How to Make a Mongol Crossover Coat

Research by Charles Mellor, may be reproduced if properly credited

This pattern is conjectural. It is based upon garments seen in Persian
miniature paintings of 1300 to 1620.I have made many of these and they do
look like the paintings if done this way.This pattern incorporates
evidence seen in 18th, 19th, and early 20th century extant garments from
Mongolia, China and India. It is very similar to a long-sleeved kimono with
side gores added to the skirts. This makes sense because Mongolian and
Japanese clothing share the common influence of China, and Persia was
influenced by Chinese and Mongolian cultures. I also know that India was
influenced by Persia and probably the reverse as well. Since this pattern
is conjectural, I have not attempted to show any seams that would have been
necessitated by loom-width economies. If you are interested in this, I am
sure you can look at ‘Cut my Cote’ and figure it out, but since I don’t know
the width of the fabric available in Persia, I just cut for economy with the
width I have.

Both men and women wore this type of garment, though it is seen more
commonly on men. It can be worn as the outermost layer or underneath a
Persian caftan. The most common length seen in paintings is just over the
calf. I have worn one this length in a horse pasture, and that length just
clears a typical pile of horse manure. Makes sense for a culture that spent
so much time on horseback. Paintings show this garment in every length from
floor length to short enough to tuck into the pants. Paintings show men and
women wearing all lengths, though the women wear the longer lengths more
frequently. This garment overlaps in the front, making a double-thickness
wearing these with the front ends of the skirts pulled up and tucked into
the belt at the sides of the hips. This allows a little more air
circulation and shows off the brightly-coloured lining. It also swishes
very nicely for dancing. Because Persian paintings are laid out using
pounced stencils, designs are frequently reversed from left to right.
Therefore it is impossible to tell from the paintings if these garments
usually tied on the left or the right or if it was different sides for men
and women. I do know that if you plan to do archery in this outfit (a
common activity seen in this garment in the paintings) you need to put the
ties on the side you draw the arrow with. This garment is always worn over
pants similar to Turkish salwar.

Based on paintings of the period, a very drapey, softer fabric was most
common. I have seen no evidence in paintings that the super-starched
Turkish look was ever used in Persia. Based on paintings, appropriate
fabrics would be: brocades with small, over-all geometric patterns, brocades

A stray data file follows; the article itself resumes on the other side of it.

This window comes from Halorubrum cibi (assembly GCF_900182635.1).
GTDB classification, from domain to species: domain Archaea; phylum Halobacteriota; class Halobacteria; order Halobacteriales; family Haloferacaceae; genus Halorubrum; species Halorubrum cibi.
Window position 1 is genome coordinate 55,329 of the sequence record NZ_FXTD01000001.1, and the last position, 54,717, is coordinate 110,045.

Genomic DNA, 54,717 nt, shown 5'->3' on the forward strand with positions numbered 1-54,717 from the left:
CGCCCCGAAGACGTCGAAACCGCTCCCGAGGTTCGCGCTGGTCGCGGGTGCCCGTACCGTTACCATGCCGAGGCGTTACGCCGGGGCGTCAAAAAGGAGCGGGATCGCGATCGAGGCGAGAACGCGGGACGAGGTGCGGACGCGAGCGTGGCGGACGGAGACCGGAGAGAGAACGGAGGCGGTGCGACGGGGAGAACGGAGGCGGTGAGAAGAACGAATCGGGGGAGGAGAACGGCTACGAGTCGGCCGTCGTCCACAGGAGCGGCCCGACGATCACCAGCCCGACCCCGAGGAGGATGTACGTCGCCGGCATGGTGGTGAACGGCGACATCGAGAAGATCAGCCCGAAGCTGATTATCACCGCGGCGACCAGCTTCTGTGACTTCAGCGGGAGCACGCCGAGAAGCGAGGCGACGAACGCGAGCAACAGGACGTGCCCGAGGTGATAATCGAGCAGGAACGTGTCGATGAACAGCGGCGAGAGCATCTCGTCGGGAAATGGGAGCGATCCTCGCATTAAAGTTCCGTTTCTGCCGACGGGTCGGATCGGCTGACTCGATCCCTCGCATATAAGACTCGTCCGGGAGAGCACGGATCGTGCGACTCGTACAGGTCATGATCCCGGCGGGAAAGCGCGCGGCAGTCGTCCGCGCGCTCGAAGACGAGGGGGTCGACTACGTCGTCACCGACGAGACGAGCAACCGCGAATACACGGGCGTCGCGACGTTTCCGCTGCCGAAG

with small over-all patterns of Chinese motifs (most typically cloud-scroll
patterns), brocades with arabesque patterns, brocades with foliate or
acanthus in either over-all or serpentine runners, solids with gold
embroidery or stamping randomly applied or applied to hem and wrist, Turkish
style brocades, Venetian style brocades, plain solid fabrics. Even though
everybody thinks stripes are typical of Middle Eastern design, stripes are
never shown for use in garments in Persian art, except for peasant/labourer
class clothing. These were typically lined (at least the skirts) in a
contrasting color. Sometimes the ties were made of self-fabric and
sometimes made of ribbon. Unlike similar garments from India, the ties were
not really emphasized as a decorative element. I show four ties on this
pattern, but you could use more if you are taller.


This seems to fit best when the width measurement of the garment is made
about an inch or two smaller than the smallest actual measurement of your
torso. The ties then adjust for any variation. If someone is uncomfortable
about showing a large belly you could make it so it just skims the figure,
but they seem to have been worn fairly tight in the pictures, even on people
who are quite large. I find these most comfortable when the skirts are full
enough that you could ride a horse or do a grand plie in them. To make
this fit well on a woman, you may need to adjust the vertical position of
the ties, or just increase the number of ties until it pretty much fills up
all the gaps. Based on all the evidence I have seen of extant Turkish
garments, I don’t believe any bust shaping would have been used, but if you
are extremely busty, you could taper it somewhat from bust to waist,
although I think you can adjust the ties to account for a lot of bust


  • This is typically worn with sleeves about 10 inches longer than
    the fingertips, but pushed up to the wrist. Can also be made short sleeved,
    just above the elbow.
  • The skirt gores can be made of rectangle-shaped pieces with a deep
    inverted pleat or multiple gathers at the waist. Distribute the pleats or
    gathers into a width of 1 inch or less.
  • Skirt can be slit in back for riding, or also on the sides.
  • Prior to about 1400, the taper of the sleeve would not be as
    great; making a sleeve that was more open at the wrist. Since this would
    not stay up when pushed up at the wrist, the sleeves were shortened
    somewhat, to approximately knuckle length